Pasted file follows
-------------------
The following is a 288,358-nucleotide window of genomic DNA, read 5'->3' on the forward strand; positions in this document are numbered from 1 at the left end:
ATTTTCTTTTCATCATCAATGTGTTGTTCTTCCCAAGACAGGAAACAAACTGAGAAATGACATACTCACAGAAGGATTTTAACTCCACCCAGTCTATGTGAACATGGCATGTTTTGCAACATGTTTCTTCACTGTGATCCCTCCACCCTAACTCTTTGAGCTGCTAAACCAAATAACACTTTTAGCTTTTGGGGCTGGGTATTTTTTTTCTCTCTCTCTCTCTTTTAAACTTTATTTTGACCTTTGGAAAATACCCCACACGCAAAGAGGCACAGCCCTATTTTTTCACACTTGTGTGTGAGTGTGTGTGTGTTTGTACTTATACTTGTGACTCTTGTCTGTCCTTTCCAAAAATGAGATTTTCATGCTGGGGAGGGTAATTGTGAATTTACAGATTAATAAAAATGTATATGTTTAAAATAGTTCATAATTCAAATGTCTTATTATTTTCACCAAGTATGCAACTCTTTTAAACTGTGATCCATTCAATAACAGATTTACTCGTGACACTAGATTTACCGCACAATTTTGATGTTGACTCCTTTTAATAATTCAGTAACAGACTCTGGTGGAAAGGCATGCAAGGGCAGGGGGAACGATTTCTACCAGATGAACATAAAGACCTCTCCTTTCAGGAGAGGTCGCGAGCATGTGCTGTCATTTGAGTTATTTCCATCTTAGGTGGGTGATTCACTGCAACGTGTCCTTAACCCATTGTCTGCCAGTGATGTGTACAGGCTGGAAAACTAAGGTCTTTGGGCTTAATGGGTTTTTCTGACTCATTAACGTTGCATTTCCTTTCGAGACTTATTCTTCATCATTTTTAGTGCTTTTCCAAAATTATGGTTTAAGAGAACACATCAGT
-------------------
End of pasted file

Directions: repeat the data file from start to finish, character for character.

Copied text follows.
The following is a 288,358-nucleotide window of genomic DNA, read 5'->3' on the forward strand; positions in this document are numbered from 1 at the left end:
ATTTTCTTTTCATCATCAATGTGTTGTTCTTCCCAAGACAGGAAACAAACTGAGAAATGACATACTCACAGAAGGATTTTAACTCCACCCAGTCTATGTGAACATGGCATGTTTTGCAACATGTTTCTTCACTGTGATCCCTCCACCCTAACTCTTTGAGCTGCTAAACCAAATAACACTTTTAGCTTTTGGGGCTGGGTATTTTTTTTCTCTCTCTCTCTCTTTTAAACTTTATTTTGACCTTTGGAAAATACCCCACACGCAAAGAGGCACAGCCCTATTTTTTCACACTTGTGTGTGAGTGTGTGTGTGTTTGTACTTATACTTGTGACTCTTGTCTGTCCTTTCCAAAAATGAGATTTTCATGCTGGGGAGGGTAATTGTGAATTTACAGATTAATAAAAATGTATATGTTTAAAATAGTTCATAATTCAAATGTCTTATTATTTTCACCAAGTATGCAACTCTTTTAAACTGTGATCCATTCAATAACAGATTTACTCGTGACACTAGATTTACCGCACAATTTTGATGTTGACTCCTTTTAATAATTCAGTAACAGACTCTGGTGGAAAGGCATGCAAGGGCAGGGGGAACGATTTCTACCAGATGAACATAAAGACCTCTCCTTTCAGGAGAGGTCGCGAGCATGTGCTGTCATTTGAGTTATTTCCATCTTAGGTGGGTGATTCACTGCAACGTGTCCTTAACCCATTGTCTGCCAGTGATGTGTACAGGCTGGAAAACTAAGGTCTTTGGGCTTAATGGGTTTTTCTGACTCATTAACGTTGCATTTCCTTTCGAGACTTATTCTTCATCATTTTTAGTGCTTTTCCAAAATTATGGTTTAAGAGAACACATCAGT